With the declaration of the Park in August 2005, it was only a matter of time for the Park to be a legally protected entity.
On 25 January 2007, the Selangor State Government gazetted over 91,144 hectares as ‘state park’ under the National Forestry Act, Selangor Enactment 2005, with the promise to gazette the remaining areas, including the Klang Gates Quartz Ridge, in the near future. This date, the date the gazette was published, is what TrEES considers the official birthday of Taman Warisan Negeri Selangor.
It had taken less than 5 years from the start of the “Project to Establish the Selangor State Park” for the Park to become a reality. The Park is testament to the commitment and focus of all parties involved who were determined to ensure that the Park is protected and would continue to the lifeforce of Selangor, KL and Putrajaya.
In March 2010, the Klang Gates Ridge was gazetted as part of the Park, and the remaining areas after that. The Park is the third largest park in Peninsula Malaysia, and the Klang Gates Quartz Ridge is believed to be the longest quartz outcrop in the world!
The forests protect some of the state and nation’s most vital natural resources including:
- The water supply for the state of Selangor, and the Federal Territories of Kuala Lumpur and Putrajaya – the most populated region in the country. The major rivers in Selangor originate from this area and the Park protects more than 90% of Selangor, KL and Putrajaya’s water supply.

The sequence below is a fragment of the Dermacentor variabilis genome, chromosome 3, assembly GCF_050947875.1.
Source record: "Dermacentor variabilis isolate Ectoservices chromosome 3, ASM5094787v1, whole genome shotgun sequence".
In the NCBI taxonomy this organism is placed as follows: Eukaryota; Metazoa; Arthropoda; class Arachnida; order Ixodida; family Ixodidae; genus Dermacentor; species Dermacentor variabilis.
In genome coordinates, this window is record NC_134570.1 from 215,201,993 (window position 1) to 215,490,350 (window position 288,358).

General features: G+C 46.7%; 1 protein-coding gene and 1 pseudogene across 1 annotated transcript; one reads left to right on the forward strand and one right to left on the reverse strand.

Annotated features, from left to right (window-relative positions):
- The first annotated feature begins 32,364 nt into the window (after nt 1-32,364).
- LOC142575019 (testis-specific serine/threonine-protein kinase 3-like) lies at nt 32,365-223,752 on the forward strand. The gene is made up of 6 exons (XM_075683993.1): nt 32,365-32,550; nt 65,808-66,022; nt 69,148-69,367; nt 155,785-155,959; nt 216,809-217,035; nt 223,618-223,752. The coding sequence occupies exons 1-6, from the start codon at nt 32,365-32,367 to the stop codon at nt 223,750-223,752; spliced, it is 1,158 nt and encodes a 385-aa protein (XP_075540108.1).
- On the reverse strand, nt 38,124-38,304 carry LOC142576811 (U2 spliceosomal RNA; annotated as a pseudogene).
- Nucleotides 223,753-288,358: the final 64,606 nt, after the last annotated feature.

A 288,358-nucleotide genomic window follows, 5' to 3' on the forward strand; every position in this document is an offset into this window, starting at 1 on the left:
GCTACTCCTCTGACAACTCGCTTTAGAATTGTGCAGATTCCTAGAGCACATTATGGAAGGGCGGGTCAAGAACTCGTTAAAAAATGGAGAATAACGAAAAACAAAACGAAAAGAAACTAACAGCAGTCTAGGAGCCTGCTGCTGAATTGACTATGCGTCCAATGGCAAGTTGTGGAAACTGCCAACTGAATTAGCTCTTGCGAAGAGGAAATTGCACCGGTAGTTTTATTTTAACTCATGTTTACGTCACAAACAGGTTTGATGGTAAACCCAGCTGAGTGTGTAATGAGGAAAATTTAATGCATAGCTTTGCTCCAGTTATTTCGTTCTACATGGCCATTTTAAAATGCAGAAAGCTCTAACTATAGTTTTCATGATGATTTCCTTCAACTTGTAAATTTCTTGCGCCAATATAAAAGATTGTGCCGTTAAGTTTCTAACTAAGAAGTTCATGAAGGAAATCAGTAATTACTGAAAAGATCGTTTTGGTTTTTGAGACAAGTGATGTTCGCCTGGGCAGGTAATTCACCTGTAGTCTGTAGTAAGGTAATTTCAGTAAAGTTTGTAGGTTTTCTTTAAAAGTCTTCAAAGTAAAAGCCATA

- Biodiversity -- The natural species richness of the Park area includes much of the 3140 vascular plant species recorded for the whole Selangor State; 114 mammal species; 355 birds and over 350 butterfly species.
- The highlands & unique habitats – the Klang Gates Quartz Ridge, one of the longest quartz outcrops in the world is a significant feature found in the area.
- The steep slopes and prevents flooding downstream – The area is essential in regulating surface runoff, minimizing flood peaks and reducing downstream sedimentation. About 76% of the area lies above an elevation of 300 m, with 9.5% above 1000 m. Also, at least 50% of this area has slopes greater than 20 degrees, making it unsuitable for most, if not all, types of development.
The area is also one of the few sizeable, multi-use forested areas in close proximity to a major urban area in the world. In addition to its ecological functions, the forests also are a critical source for relaxation, research and education for residents of Selangor, the nation and the world.
TrEES continues to monitor and submit feedback, letters and opinions on the Park. TrEES is concerned for the Park due to the intense pressure of the urban community that surrounds it and continues to urge the authorities to act quickly to conserve and protect this Park.
Let us all say “Happy Birthday” to Taman Warisan Negeri Selangor, and give thanks for all that the Park gives to us.